Key Words: Neurofibroma, Schwann cells, neurofibromatosis, peripheral nervous system

Accepted: May, 2012
Published: June, 2012

ISSN 1941-6806
doi: 10.3827/faoj.2012.0506.0001


Neurofibromas are among the most common and debilitating complications of neurofibromatosis type 1 (NF1). They account for substantial morbidity, including disfigurement, functional impairment, and may even be life threatening. Plexiform neurofibromas are also subject to transformation into malignant peripheral nerve sheath tumor. The current mainstay of treatment of plexiform neurofibromas, and of malignant peripheral nerve sheath tumors is surgical resection [7].

Neurofibromas arise from a combination of neural cells including Schwann cells, peri-neurial cells, and fibroblasts. Neurofibromas often present painless but can cause debilitating pain and motor sensory dysfunction.

Neurofibromatosis I, also known as “von Recklinghausen disease,” is an autosomal dominant condition which is clinically characterized in part by pigmented skin lesions known as café-au-lait spots, benign cutaneous and subcutaneous tumors known as neurofibromas, distinctive bone lesions, and focal malformations of the iris. It is the most common single gene disorder in humans and results from the defective protein neurofibromin, which is thought to act as a tumor suppressor [6]. Neurofibromas are most commonly associated with NF1.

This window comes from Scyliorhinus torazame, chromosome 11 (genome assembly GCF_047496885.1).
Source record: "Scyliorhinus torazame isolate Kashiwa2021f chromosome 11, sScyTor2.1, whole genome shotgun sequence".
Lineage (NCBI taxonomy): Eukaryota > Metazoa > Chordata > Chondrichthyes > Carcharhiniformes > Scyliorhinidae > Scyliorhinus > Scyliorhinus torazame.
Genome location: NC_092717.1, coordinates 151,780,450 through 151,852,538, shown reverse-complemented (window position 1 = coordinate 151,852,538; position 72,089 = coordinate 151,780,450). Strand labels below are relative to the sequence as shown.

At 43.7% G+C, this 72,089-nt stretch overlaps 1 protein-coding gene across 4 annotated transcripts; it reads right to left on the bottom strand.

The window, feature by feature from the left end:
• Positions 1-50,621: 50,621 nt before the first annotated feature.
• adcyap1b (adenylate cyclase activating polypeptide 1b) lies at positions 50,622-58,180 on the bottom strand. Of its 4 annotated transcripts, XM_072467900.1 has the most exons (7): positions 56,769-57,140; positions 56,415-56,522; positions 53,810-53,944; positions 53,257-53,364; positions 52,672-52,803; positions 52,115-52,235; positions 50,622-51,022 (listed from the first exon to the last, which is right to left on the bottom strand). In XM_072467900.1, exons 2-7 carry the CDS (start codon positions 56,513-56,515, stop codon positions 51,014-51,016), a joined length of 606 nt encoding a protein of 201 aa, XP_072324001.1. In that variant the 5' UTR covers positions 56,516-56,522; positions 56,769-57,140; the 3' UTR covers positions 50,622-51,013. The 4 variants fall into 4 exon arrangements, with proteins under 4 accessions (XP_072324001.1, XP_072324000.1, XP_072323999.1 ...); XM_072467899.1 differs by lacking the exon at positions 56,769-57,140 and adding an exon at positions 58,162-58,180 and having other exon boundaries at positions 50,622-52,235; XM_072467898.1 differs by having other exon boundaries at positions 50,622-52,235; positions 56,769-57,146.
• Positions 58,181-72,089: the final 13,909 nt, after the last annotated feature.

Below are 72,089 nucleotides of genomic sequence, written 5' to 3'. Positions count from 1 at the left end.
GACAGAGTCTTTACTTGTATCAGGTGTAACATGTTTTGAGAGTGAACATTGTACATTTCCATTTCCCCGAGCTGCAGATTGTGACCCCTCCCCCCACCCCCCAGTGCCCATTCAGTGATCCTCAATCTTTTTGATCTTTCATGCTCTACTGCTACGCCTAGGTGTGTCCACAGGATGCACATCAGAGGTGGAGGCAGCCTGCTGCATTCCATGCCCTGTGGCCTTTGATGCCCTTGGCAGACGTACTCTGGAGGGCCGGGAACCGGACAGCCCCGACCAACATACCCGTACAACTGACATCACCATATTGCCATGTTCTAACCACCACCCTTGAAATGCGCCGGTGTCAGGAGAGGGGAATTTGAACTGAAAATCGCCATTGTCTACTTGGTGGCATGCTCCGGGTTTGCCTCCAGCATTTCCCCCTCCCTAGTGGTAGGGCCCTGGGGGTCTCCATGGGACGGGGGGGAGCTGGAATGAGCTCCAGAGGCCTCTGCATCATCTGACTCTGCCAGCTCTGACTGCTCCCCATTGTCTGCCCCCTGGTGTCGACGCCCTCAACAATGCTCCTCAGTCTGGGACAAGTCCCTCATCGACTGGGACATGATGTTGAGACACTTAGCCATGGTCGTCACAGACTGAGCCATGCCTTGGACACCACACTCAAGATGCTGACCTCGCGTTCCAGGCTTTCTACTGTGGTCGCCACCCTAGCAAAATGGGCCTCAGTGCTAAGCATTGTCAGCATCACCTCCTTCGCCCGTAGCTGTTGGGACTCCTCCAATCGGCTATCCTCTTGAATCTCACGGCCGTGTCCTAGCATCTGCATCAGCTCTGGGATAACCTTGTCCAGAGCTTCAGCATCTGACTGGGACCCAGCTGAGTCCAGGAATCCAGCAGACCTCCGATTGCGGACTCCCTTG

Case Report

A 38 year-old female presented with extreme pain over her anterior leg secondary to a traumatic event. She stated she had a motor vehicle accident five years ago in which her anterior leg was thrown against the front dash and resulted in a twisting motion, as she was turned backwards in the seat after the crash. She was then seen by an outside physician for this pain. The physician surgically removed the nerve in this area and buried the ends in the muscle belly. This gave her relief for approximately four to six months. The pain then resumed in the same area as a burning, aching type pain. She then saw a different physician who started her on phenol injections in the affected area. She relates these injections helped for six months and then stopped relieving any pain. She states she is now noticing skin color changes over the area of these injections. She presented with loss of sensation over the anterior area extending distal to digits two through four. On physical exam she had extreme pain on palpation over the previous incision site. The skin integrity at this site notes discoloration and dystrophic. A soft tissue mass was noted in this area of the anterior leg. Muscle strength and vascular status were intact.

Magnetic resonance imaging demonstrated a linear nodular intermediate signal in T1and hyperintense on T2. The nodule showed hypointense to fat on T2 fast spin-echo measuring 6 mm. Linear signal alteration extends to the deep fascia and shows a subtle nodular region in the subcutaneous region. (Figs. 1A and 1B) The osseous structures were unremarkable and there were no signs of malignancy noted. Electromyography results demonstrated an abnormal finding in an accessory peroneal nerve branch directly in the area of discomfort.